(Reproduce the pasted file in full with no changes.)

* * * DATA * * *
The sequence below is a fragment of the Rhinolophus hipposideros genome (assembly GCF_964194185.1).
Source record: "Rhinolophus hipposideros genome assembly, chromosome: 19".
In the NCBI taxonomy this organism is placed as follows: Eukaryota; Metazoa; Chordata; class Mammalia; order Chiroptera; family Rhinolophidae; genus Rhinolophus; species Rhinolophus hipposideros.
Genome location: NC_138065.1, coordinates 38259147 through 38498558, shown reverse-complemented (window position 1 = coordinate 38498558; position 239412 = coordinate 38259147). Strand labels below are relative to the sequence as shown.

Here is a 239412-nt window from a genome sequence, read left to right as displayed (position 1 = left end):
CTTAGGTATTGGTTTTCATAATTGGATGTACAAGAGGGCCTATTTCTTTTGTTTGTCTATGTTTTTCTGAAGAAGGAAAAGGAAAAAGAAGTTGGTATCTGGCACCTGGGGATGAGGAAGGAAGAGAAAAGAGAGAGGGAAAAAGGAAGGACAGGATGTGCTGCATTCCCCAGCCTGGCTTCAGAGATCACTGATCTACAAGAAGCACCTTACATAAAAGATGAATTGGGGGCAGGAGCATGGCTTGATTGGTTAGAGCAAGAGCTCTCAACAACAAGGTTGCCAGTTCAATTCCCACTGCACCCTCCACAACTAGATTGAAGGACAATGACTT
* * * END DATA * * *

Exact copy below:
The sequence below is a fragment of the Rhinolophus hipposideros genome (assembly GCF_964194185.1).
Source record: "Rhinolophus hipposideros genome assembly, chromosome: 19".
In the NCBI taxonomy this organism is placed as follows: Eukaryota; Metazoa; Chordata; class Mammalia; order Chiroptera; family Rhinolophidae; genus Rhinolophus; species Rhinolophus hipposideros.
Genome location: NC_138065.1, coordinates 38259147 through 38498558, shown reverse-complemented (window position 1 = coordinate 38498558; position 239412 = coordinate 38259147). Strand labels below are relative to the sequence as shown.

Here is a 239412-nt window from a genome sequence, read left to right as displayed (position 1 = left end):
CTTAGGTATTGGTTTTCATAATTGGATGTACAAGAGGGCCTATTTCTTTTGTTTGTCTATGTTTTTCTGAAGAAGGAAAAGGAAAAAGAAGTTGGTATCTGGCACCTGGGGATGAGGAAGGAAGAGAAAAGAGAGAGGGAAAAAGGAAGGACAGGATGTGCTGCATTCCCCAGCCTGGCTTCAGAGATCACTGATCTACAAGAAGCACCTTACATAAAAGATGAATTGGGGGCAGGAGCATGGCTTGATTGGTTAGAGCAAGAGCTCTCAACAACAAGGTTGCCAGTTCAATTCCCACTGCACCCTCCACAACTAGATTGAAGGACAATGACTT